My father-in-law has good hearing. He’s 75, but he has ears like a bat. His vision is worse — what can you do? — but when talking by phone, our main form of communication in recent years, it doesn’t matter much. My father-in-law is an Afghan and lives in Kabul.
I often use him as a source of information, a litmus paper of sorts, when ascertaining the mood of the Afghan public. Sometimes, he is even willing to undertake a sort of sociological mini-survey by making the rounds amongst his neighbors and cousins and asking them in an altogether professional manner, "What is your opinion on ...?"
I called my father-in-law this time, too. It was about two hours after international news agencies broke the news that al-Qaida leader Osama bin Laden was dead. My father-in-law was surprised and told me to wait a moment because he had everything he needed from me written down on a slip of paper, but he couldn’t find it.
I recalled how in 2001, my news agency colleague at the time, Jaromír Štětina, and I conducted our own sociological research. When we found out that a large number of Afghans had no idea why Americans were invading their country, we had a recording of the 9/11 terrorist attack on the Twin Towers sent from the Czech Republic. We scrounged up a generator, a television and a video player and called together our drivers, interpreters, cooks and bodyguards.
They followed very closely the planes crashing into the towers, people on fire jumping from the windows, the smoke billowing through New York, women crying and men tearing their hair out, but those Afghans didn’t raise an eyebrow. When it ended, the oldest of them, our neighbor Adzhmal, declared, “So they invaded us because of those two destroyed high-rises? And only three thousand dead?” He was disappointed. My father-in-law added, “The Soviets killed a million of our people and burned the whole country, but we’re not attacking anybody.” Misfortune is relative.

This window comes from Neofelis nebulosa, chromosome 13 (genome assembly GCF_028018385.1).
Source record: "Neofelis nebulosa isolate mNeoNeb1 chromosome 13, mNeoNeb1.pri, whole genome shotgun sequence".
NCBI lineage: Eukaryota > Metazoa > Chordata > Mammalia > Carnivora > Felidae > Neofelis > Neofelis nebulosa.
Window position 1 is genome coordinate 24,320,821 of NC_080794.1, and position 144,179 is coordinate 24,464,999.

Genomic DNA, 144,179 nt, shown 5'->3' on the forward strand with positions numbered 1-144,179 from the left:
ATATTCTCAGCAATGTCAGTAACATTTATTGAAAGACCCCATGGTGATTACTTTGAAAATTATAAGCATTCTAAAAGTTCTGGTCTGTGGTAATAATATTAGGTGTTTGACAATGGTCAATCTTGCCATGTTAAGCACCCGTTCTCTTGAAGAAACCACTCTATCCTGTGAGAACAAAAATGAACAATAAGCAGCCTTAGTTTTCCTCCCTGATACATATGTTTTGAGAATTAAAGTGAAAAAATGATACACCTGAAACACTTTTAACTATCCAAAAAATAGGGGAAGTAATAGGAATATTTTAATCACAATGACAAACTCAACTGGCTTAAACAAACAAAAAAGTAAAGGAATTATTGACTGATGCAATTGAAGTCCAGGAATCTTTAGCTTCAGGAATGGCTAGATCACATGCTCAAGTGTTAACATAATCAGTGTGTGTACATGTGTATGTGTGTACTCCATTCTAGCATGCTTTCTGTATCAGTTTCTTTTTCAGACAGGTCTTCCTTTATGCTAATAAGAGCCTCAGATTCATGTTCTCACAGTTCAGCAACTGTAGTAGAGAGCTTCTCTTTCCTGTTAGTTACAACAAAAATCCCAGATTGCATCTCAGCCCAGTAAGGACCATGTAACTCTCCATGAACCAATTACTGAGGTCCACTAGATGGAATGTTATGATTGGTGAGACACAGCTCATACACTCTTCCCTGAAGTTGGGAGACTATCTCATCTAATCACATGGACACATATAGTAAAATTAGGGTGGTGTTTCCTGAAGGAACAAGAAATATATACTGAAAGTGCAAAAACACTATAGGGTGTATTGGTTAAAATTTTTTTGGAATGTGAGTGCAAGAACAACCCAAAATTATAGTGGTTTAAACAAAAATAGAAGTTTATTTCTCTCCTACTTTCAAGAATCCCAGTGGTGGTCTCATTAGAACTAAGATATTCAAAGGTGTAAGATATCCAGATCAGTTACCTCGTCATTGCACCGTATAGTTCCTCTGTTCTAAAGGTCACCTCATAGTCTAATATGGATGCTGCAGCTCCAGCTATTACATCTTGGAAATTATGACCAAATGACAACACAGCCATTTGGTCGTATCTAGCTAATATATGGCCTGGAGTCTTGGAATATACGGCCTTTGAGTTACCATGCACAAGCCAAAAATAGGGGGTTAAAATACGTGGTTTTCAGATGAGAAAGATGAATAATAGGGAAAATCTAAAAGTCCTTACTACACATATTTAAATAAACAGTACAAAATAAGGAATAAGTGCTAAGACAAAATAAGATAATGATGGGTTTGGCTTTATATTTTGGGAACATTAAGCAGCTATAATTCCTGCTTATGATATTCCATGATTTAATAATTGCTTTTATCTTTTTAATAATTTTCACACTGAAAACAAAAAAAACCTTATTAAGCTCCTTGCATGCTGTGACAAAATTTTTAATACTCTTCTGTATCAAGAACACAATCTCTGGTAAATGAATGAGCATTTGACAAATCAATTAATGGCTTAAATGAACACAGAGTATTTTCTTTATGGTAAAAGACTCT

Later, the Americans tried to apprehend Osama and the Taliban leader Mullah Omar with the help of locals. They put up posters with their likenesses everywhere, and so thanks to the Americans, my father-in-law found out what the al-Qaida leader and Taliban chief looked like. While the whole world recognized their faces, few people had seen them in Afghanistan, where they were living. Television was banned, as were photos of living beings in the only newspaper allowed to be published.
As Europe was drinking to the death of the enemy, Afghans still had no idea that he had met his end. When they found out about it, they expressed little excitement. (“Why would they kill him? After all, it’s their guy,” my father-in-law said when explaining the majority opinion in Afghanistan.) Then, he admitted the news was more good than bad, but he would have preferred the Americans to remove a certain official in the Ministry of the Interior who took a bribe from him and then made out a passport for a completely different name.
“Everything will change now; don’t worry, Gramps. The smell comes from the head of the fish,” I consoled him, using an expression suggesting that the problem is with the leadership.
“There are no fish; we hunted them with grenades, and there are fewer and fewer grenades. Now there will be extremely few,” he said, inferring that Osama’s death would cause a shortage of munitions on the Afghan market. “Yeah, we would really like a deep … fat … fryer,” he deciphered from his slip of paper. “A big ’un, as big as possible — for trout.”